I woke up that morning in a holy rage, feeling that God had personally come down and asked me to begin the journey of discovering how to develop such abs, and then pass the knowledge down to the rest of humanity. And so my holy crusade against fat began. I set out into the empty desert (a.k.a. the UCI Science Library and Cognitive Science Research Lab) and began seeking answers. After months of research, I returned weathered, beaten, and tired, but with me I had a set of holy commandments: Rules to unlocking unbelievable abs that make children cry and women wet.
The results I was able to achieve are can be seen in the video and pictures here:
Here, I provide a general outline of what a typical week would look like. However, it’s generally advised to change it up once every three weeks.
Nutrition advice is tough to give, especially when you don’t know who you’re speaking to. Follow the link below for a sample of a nutrition program *I* follow on a cutting diet.
1. Train lower abs:
You have to train your lower abs a lot more than you train your upper abs, as lower abs are naturally much less developed by comparison. To offset this natural shortcoming, all you have to do is train your lower abs in a 3:1 ratio. Do three lower ab exercises for every one upper ab exercise.
2. Use weights:
To get those deep valleys in your abs and deep separation between the individual muscles groups, you have to use weights. Relying on your body weight just isn’t enough and will not produce satisfactory results, unless you’re a genetic super freak. The biggest mistake I see people making is only using their body weight while doing abs exercises. This forces the person to do 60-70 reps just to feel a burn and see mediocre results at best. If you just add weights, not only will you develop better looking abs that are stronger, but you will also have to do fewer reps, allowing you to finish your workout faster.
Without a low body fat percentage, you’re never going to have sharp looking abs, no matter how many ab exercises you do. Luckily, it’s very easy to drop your body fat percentage into the 9%, 7%, or even 5% range. All you have to do is reduce your insulin spikes by not eating sugar or any complex carbs, and keep glycogen levels low by doing intense, fast-paced, weight lifting sessions. Three workouts a week is more than enough, but four to five really intense workouts will produce the best results. Repeat the cycle until you drop to your desired body fat percentage.
Getting a really uncomfortable and almost painful burning feeling in your abs while you’re training them is the only real way to develop highly-defined abs. Without pushing yourself into those extreme, painful ranges, your abs will never be as developed as you want them.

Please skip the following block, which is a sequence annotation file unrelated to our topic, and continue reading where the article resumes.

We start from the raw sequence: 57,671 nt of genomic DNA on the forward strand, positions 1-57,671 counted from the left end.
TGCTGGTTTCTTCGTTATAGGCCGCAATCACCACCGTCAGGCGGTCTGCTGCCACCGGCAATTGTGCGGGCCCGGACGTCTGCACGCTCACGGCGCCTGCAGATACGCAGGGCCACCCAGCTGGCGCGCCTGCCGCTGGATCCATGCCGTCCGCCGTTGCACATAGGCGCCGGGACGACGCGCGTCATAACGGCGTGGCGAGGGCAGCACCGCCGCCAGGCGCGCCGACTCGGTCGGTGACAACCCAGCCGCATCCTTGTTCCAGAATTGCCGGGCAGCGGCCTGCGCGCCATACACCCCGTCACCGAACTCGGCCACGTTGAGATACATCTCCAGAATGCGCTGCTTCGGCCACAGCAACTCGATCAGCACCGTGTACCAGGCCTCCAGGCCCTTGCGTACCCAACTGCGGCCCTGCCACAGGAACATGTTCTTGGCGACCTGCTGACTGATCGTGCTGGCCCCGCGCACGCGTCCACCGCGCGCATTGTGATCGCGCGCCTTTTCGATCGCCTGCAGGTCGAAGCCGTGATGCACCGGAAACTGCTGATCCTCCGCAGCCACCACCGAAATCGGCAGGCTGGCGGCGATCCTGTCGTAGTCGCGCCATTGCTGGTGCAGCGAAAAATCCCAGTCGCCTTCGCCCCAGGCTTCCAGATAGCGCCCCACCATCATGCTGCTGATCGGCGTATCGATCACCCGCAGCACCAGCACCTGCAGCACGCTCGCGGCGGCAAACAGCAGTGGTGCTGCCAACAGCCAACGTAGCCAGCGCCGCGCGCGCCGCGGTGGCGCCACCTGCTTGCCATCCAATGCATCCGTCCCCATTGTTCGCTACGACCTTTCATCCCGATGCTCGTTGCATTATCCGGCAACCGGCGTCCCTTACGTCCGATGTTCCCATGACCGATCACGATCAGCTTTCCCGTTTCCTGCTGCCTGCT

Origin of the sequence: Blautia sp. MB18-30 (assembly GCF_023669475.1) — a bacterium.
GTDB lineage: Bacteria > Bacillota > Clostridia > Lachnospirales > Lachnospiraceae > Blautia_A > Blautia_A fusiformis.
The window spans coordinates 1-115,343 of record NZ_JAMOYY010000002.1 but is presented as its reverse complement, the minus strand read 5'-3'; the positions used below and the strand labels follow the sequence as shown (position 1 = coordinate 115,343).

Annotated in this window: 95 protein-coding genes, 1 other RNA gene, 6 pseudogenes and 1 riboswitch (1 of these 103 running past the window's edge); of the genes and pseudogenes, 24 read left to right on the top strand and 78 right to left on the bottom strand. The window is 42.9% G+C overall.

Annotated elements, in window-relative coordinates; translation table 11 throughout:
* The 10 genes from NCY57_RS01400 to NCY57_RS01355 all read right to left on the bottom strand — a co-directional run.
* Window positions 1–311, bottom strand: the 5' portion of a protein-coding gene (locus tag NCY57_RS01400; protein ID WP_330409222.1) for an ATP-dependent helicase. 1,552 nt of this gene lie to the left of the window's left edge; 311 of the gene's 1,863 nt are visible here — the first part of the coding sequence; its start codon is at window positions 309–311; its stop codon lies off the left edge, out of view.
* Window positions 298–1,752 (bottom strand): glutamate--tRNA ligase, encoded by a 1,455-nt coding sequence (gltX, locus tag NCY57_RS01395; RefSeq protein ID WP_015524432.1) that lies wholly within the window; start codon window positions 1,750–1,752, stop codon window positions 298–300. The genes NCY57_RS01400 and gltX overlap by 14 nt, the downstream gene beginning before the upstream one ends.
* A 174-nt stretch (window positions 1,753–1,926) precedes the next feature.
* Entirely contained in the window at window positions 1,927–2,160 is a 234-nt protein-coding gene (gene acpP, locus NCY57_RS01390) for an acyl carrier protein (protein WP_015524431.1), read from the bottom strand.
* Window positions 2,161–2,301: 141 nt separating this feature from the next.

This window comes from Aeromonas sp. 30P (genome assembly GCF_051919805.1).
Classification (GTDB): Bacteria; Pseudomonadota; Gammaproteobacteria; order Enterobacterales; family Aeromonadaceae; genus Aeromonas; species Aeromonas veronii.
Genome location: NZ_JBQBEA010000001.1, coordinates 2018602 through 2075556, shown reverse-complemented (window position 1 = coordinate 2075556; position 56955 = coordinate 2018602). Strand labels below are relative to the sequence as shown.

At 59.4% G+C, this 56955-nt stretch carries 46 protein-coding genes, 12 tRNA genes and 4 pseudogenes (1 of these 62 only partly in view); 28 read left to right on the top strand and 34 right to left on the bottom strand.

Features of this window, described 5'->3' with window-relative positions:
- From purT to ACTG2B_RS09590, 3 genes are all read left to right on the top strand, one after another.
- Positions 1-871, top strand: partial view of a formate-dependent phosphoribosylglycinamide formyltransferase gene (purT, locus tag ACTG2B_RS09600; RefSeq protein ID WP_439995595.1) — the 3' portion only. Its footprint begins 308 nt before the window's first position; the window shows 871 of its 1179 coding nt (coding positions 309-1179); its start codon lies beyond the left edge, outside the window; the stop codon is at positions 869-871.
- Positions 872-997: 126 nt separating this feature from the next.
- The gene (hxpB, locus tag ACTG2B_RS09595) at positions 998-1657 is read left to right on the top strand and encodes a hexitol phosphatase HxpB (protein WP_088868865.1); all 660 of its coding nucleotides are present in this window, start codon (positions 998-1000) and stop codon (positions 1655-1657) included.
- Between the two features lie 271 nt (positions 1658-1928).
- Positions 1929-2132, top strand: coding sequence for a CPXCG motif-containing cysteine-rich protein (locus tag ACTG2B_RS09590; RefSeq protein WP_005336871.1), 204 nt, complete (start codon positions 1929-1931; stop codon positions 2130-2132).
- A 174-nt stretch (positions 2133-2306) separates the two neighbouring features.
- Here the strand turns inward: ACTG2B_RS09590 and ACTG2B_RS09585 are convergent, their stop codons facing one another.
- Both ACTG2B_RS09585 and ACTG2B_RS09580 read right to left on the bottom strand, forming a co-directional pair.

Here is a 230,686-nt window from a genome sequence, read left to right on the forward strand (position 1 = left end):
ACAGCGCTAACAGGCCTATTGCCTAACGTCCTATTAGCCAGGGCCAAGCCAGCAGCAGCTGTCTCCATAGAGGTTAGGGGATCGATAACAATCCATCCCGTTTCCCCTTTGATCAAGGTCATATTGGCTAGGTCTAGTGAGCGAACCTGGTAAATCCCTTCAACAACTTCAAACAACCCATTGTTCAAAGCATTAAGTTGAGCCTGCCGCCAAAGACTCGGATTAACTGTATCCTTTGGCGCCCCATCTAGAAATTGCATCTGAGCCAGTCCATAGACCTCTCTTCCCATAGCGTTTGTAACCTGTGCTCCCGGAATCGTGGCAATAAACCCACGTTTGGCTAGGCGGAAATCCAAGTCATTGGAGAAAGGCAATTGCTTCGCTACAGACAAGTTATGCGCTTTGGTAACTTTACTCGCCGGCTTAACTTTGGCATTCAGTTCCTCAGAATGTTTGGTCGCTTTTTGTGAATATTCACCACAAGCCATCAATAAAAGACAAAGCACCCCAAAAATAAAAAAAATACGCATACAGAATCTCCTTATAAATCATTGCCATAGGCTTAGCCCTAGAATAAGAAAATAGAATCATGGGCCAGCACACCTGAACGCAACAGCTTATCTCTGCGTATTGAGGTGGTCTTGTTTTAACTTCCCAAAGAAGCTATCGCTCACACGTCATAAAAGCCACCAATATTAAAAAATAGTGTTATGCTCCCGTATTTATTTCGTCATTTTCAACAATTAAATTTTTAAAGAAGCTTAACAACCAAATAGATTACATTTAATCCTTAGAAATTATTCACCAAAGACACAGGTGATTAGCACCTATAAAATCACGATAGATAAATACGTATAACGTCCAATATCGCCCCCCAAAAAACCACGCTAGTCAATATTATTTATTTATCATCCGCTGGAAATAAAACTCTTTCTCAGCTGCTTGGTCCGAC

Breathing is probably one of the most important variables that people overlook when training their abs. You cannot get a full contraction, and feel that deep burn, without exhaling all the air out of your body at the peak contraction point.
Since there are so many different parts in the midsection area, it’s important to have a large arsenal of different exercises to bring out the most definition possible. I would recommend having 10-15 different ab exercises and mastering every single one of them. Remember to train your obliques, upper abs, lower abs, core stabilizers, and lower back through linear and rotations movements.
Most muscle breakdown occurs on the eccentric, or negative, portion of the movement. You have to take advantage of this and always learn to subjectively contract the muscle you’re targeting on the eccentric portion of the movement. One of the worst things you could do, that will really hinder your performance, is flop back down on half of a rep. For instance, in a sit up, there is the up motion and down motion. There is always resistance going up, but if you just flop back down, there is no resistance, and thus you’re only doing half a rep. Take full advantage of the rep and go slowly on the way up and slowly on the way down.
Just by fixing your posture, you can easily take one or two inches off your midsection without losing a single percentage of body fat. Plus, with better posture you look taller which makes your abs look longer and leaner.
9. Work your stabilizer muscles:
There are two types of muscles in your midsection: movers and stabilizers. Stabilizers help keep your midsection tucked in, so it’s important to work them in order to keep your midsection lean.
There is some research that indicates that isolating abs is pointless and one should concentrate on just doing compound movements for ab development: deadlifts, snatches, etc. My response to that could best be summarized by the picture to the left. (A) The people that rely on compound movements for ab development have shitty looking abs or no abs at that. (B) People that follow this advice and research typically fail to look below the surface of the studies which don’t test isolation of ab movements correctly and thus fail to produce accurate results and findings. (C) When you take mind muscle connection and proper breathing into the formula, you’ll notice there is actually more muscle fiber activation in the abs than in compound movements. Result: isolation exercises for the abs are more effective at building aesthetically appealing abs than compound movements. < that’s a period right there, if you didn’t notice.
Clients i have used these principals on